Take a look at the functions provided by the Date object of Javascript and try your own hand at it. Post your attempt with the problems you are facing if you are stuck.

i tried using the parse method but it didn't work.My case is this: i have a time in and a time out, i want to subtract my time out to my time in so that i can get the total difference of the two.Only time,it does not include the date.

It depends a lot on the format in which the times are expressed. Post some code so that we have something to chew on.

here is my sample code:

var end =Date.parse(etime);
var start=Date.parse(stime);


var total =(end-start);
if (total > 2)


{
//alert message here
}
else
{
//link here
}

Edited 3 Years Ago by happygeek: fixed formatting

Several questions:

1. What format are the variables "etime" and "stime" in?

2. What do you want the value "2" to represent? It's not seconds or days. It is supposed to be milliseconds, but some implementations use jiffies instead (multiples of the Intel 55 ms interrupt period).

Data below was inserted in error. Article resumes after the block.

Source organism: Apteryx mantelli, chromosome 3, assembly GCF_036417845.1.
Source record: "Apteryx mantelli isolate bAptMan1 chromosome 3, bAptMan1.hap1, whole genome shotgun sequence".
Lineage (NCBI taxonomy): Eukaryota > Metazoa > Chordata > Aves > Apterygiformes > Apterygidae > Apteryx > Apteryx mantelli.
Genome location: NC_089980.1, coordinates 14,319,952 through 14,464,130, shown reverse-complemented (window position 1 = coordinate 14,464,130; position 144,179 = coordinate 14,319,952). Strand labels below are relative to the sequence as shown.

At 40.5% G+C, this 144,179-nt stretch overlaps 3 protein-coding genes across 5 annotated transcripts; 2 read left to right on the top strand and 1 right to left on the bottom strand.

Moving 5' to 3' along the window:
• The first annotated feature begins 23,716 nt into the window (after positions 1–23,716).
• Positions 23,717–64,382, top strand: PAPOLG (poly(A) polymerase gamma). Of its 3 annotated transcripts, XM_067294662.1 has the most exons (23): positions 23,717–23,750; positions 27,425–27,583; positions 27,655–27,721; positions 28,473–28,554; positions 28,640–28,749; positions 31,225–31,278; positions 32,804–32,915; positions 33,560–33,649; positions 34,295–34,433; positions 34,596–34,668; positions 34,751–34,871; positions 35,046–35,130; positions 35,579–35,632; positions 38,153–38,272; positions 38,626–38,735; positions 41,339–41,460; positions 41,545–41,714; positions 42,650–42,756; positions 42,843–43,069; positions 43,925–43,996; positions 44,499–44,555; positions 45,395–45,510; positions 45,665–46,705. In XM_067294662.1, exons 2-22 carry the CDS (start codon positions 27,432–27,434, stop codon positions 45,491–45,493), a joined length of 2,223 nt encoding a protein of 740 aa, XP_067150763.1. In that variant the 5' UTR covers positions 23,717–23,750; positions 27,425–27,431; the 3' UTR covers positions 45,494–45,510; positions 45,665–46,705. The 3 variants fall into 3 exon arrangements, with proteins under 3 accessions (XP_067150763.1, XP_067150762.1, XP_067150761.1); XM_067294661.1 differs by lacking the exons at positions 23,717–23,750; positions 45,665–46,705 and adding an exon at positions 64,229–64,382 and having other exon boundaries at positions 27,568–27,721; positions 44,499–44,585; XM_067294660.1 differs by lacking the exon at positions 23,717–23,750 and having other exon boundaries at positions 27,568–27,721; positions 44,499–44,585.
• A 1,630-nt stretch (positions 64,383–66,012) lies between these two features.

3. What units did you expect "total" to be in? You don't have any guarantee of what unit of measure the variable "total" is in. It is an internal time unit that depends on the computer used.

4. Do you really want to measure 2 ms times? Windows computers can't measure such times without special hardware.

Note that the system clock does not update each millisecond. Usually the system clock is updated once every 55ms jiffy. If you are really trying to measure intervals of 2 ms, you are doomed to failure. I/O itself happens only once every 55 ms on Windows computers.

DOS computers could do this. Windows computers can't.

One thing you could do is make a standard for comparison:

std = knownEndTime - knownStartTime;   // set a standard time interval for your comparison.
diffo = end - start;

if (diffo > std) {

// code for diffo is greater than the standard interval

}
else {

// code for diffo is less than or equal to the standard interval

}
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